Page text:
Given the new frugality, they will recruit on their own rather than contract with an executive search firm for many of the positions and assignments under-$100,000. So, there is plenty out there to analyze in terms of competitive intelligence.
To begin with, the writer of the ad might gush about the strategic direction and strengths of the company. Read between the lines and you can learn quite a bit.
If the gush is too intense, for example, the company may already be in trouble or headed there. The ad is a come-on to attract talent to a distressed enterprise. On the other hand, if things are sweet, then to ensure receiving applications from top folks in the field they will give some details about where they are strategically and operationally. Since you are in that industry, you know what to drill down to.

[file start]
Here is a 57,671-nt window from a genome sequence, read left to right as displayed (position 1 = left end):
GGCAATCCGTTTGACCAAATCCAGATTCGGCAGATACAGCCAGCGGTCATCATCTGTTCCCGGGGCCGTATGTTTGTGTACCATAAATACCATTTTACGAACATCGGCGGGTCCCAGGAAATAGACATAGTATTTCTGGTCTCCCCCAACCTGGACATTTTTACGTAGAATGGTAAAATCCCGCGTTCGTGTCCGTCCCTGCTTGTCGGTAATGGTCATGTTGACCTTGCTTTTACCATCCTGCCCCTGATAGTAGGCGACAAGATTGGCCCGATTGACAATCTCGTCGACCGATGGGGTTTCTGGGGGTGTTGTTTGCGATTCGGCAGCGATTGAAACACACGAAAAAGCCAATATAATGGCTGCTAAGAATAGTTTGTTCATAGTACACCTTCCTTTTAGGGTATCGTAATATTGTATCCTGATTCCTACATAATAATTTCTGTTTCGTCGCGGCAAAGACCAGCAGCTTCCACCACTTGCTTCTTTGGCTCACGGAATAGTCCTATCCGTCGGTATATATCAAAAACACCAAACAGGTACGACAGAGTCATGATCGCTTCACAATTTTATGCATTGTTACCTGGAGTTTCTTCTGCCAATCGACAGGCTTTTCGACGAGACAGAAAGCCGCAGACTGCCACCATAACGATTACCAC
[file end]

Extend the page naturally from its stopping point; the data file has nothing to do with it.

Then there is the matter of tone. If they are addressing applicants like dirt you can be nicer and poach incumbents. Should they be too much into being a fun bunch, then you can put out there the ethos of being all-business and earning a ton of money.
A tip-off that the company has internal problems is the ad being posted too often. A book publicity agency in Fairfield County, Connecticut has the same ad on Mediabistro.com every six months. You can put in a sly comment to a client or prospect about the unfortunate high turnover at the competitor.
No, companies don't have to identify themselves. You just know.